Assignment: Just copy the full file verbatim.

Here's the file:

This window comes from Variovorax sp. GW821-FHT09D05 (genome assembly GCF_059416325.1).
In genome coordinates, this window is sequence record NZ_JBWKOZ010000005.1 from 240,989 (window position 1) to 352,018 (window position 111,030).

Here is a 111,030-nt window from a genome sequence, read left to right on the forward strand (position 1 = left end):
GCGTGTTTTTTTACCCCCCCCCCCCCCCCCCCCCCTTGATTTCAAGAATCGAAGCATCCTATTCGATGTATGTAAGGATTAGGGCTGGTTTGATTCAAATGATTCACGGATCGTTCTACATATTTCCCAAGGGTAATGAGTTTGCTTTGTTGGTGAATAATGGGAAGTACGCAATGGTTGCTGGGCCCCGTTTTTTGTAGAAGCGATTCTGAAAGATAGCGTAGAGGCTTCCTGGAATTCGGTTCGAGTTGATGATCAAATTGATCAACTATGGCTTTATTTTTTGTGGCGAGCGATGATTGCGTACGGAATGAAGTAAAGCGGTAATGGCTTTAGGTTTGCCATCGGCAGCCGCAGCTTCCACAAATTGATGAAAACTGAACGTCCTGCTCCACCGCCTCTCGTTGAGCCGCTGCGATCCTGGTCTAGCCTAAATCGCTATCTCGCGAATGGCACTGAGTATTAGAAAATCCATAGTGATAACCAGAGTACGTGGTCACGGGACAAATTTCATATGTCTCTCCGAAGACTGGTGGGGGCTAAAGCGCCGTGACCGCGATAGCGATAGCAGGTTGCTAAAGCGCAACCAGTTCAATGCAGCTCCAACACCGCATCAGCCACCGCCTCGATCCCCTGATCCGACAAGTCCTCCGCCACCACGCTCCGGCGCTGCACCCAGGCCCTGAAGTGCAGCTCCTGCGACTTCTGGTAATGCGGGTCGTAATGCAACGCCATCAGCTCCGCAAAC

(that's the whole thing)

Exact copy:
This window comes from Variovorax sp. GW821-FHT09D05 (genome assembly GCF_059416325.1).
In genome coordinates, this window is sequence record NZ_JBWKOZ010000005.1 from 240,989 (window position 1) to 352,018 (window position 111,030).

Here is a 111,030-nt window from a genome sequence, read left to right on the forward strand (position 1 = left end):
GCGTGTTTTTTTACCCCCCCCCCCCCCCCCCCCCCTTGATTTCAAGAATCGAAGCATCCTATTCGATGTATGTAAGGATTAGGGCTGGTTTGATTCAAATGATTCACGGATCGTTCTACATATTTCCCAAGGGTAATGAGTTTGCTTTGTTGGTGAATAATGGGAAGTACGCAATGGTTGCTGGGCCCCGTTTTTTGTAGAAGCGATTCTGAAAGATAGCGTAGAGGCTTCCTGGAATTCGGTTCGAGTTGATGATCAAATTGATCAACTATGGCTTTATTTTTTGTGGCGAGCGATGATTGCGTACGGAATGAAGTAAAGCGGTAATGGCTTTAGGTTTGCCATCGGCAGCCGCAGCTTCCACAAATTGATGAAAACTGAACGTCCTGCTCCACCGCCTCTCGTTGAGCCGCTGCGATCCTGGTCTAGCCTAAATCGCTATCTCGCGAATGGCACTGAGTATTAGAAAATCCATAGTGATAACCAGAGTACGTGGTCACGGGACAAATTTCATATGTCTCTCCGAAGACTGGTGGGGGCTAAAGCGCCGTGACCGCGATAGCGATAGCAGGTTGCTAAAGCGCAACCAGTTCAATGCAGCTCCAACACCGCATCAGCCACCGCCTCGATCCCCTGATCCGACAAGTCCTCCGCCACCACGCTCCGGCGCTGCACCCAGGCCCTGAAGTGCAGCTCCTGCGACTTCTGGTAATGCGGGTCGTAATGCAACGCCATCAGCTCCGCAAAC